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“We realized that campus food banks across the country had been experiencing increasing student visits in the last several years, indicating a growing problem,” Maynard explains. “For us, the findings reflected what we had been hearing from students for years. Yet the sheer number of students experiencing food insecurity—particularly the most severe level, where students were having to skip meals due to lack of money for food (nearly one in 10 in our survey)—was shocking nonetheless.”
Food movement advocates often talk about food insecurity as a money problem, and this is true for post-secondary students. “While Canada is one of the most-educated countries on the planet, not everyone has equitable access to the finances needed to maintain a healthy lifestyle while they’re here,” says Maynard.
For Maheen Nazim, a University of Guelph-Humber student and vice-president of Ignite, the college’s student government, the results of the Meal Exchange survey came as no surprise. Students who don’t prioritize institutional costs (like tuition) aren’t able to complete their studies, which means they’re forced to make a difficult choice: Do I stop paying for my education, or do I go hungry?
“It’s almost as if, to get through post-secondary education, students are expected to compromise a healthy lifestyle,” says Nazim. “Whether that rhetoric is built internally by the student or is something that institutions don’t address, being healthy is not at the forefront of a student’s thoughts. It’s as if success and health are completely separated, when they are very much connected.”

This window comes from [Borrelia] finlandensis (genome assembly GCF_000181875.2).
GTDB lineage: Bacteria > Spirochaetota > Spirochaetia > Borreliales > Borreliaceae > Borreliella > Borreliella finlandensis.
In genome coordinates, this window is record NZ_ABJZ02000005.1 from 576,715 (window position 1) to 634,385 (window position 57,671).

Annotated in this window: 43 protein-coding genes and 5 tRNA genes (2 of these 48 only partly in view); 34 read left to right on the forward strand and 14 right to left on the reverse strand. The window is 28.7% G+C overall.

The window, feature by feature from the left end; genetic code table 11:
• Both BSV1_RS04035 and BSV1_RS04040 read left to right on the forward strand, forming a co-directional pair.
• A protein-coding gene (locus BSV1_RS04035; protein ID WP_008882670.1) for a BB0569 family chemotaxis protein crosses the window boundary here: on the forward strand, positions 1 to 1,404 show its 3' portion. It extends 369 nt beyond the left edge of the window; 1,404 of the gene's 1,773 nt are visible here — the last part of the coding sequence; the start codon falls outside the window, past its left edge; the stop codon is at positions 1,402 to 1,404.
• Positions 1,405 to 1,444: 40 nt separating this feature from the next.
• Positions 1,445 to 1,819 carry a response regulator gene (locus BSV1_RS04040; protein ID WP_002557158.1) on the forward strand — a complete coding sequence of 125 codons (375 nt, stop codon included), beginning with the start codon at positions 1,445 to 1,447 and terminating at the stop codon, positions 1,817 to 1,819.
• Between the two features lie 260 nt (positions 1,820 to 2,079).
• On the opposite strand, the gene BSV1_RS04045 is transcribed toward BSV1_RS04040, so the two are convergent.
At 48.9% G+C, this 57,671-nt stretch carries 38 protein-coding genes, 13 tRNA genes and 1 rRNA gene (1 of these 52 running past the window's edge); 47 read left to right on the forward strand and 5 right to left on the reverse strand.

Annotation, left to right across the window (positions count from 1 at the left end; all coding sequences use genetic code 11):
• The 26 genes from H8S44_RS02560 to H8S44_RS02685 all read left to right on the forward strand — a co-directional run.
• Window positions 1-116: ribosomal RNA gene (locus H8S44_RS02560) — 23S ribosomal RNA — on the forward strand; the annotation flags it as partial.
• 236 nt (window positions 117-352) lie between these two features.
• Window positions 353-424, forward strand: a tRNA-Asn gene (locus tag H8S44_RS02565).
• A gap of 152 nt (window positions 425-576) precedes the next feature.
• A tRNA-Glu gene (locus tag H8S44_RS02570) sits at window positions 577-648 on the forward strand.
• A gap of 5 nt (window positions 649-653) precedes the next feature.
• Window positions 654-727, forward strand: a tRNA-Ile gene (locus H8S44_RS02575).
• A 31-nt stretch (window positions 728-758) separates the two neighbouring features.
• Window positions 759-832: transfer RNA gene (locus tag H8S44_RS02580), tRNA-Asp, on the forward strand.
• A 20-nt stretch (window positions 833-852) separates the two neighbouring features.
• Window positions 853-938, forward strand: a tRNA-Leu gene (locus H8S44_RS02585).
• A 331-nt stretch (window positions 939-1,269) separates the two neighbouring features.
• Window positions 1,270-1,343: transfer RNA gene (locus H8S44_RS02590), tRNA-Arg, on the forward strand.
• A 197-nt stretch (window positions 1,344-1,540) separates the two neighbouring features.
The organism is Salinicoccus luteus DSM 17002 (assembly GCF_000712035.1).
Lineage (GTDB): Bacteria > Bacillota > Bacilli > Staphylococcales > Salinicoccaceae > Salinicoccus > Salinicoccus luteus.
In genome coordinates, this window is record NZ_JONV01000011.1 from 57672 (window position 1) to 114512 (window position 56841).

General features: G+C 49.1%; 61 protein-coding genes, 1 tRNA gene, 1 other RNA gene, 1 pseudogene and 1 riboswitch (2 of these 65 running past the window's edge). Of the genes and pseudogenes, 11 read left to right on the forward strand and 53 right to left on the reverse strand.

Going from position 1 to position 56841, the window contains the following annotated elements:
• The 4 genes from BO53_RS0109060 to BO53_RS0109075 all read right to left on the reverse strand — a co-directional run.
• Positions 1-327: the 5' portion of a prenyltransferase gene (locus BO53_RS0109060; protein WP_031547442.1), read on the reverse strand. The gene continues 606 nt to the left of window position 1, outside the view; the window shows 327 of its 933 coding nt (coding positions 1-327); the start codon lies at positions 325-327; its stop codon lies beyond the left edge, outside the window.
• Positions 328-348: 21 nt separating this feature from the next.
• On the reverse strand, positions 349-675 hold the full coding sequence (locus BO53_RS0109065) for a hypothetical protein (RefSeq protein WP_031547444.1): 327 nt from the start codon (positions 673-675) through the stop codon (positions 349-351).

That’s why Nazim is excited to be a part of Humber’s new pay-what-you-can Soupbar, which opened this past October on Humber’s north campus. Ignite has created a place where students can get a healthy, organic soup for whatever change happens to be in their pockets in partnership with Humber and Feed It Forward. Soupbar is located in the LinX Lounge, a campus hub that has a pool table and ample seating. This was a deliberate choice; it helps make the service accessible and decreases the stigma often attached to these types of food services. In just three months, Soupbar has served more than 4,000 bowls of soup, giving students a healthy and affordable alternative to the poutine and pizza often seen in student centres—or to having no meal at all.
“The students are encouraging and promoting the service themselves,” says Nazim. “It’s been warmly received.”
Other campuses across Canada have similar programs, including Concordia University’s People’s Potato, which has been serving pay-what-you-can vegetarian soups since 1999. Dalhousie University’s Loaded Ladle, OCAD’s Hot Lunch, Simon Fraser’s Food Rescue and Carleton’s Food Centre are also working to combat the issue of food insecurity, one meal at a time.
A healthy diet improves one’s ability to learn and thrive, and all of these programs are working to change what’s considered the “norm” for post-secondary students. There are so many big choices for students to grapple with during this time—like “Should I pick up a second minor?” or “What do I want to do with my degree?” Figuring out where their next meal is coming from shouldn’t be one of them.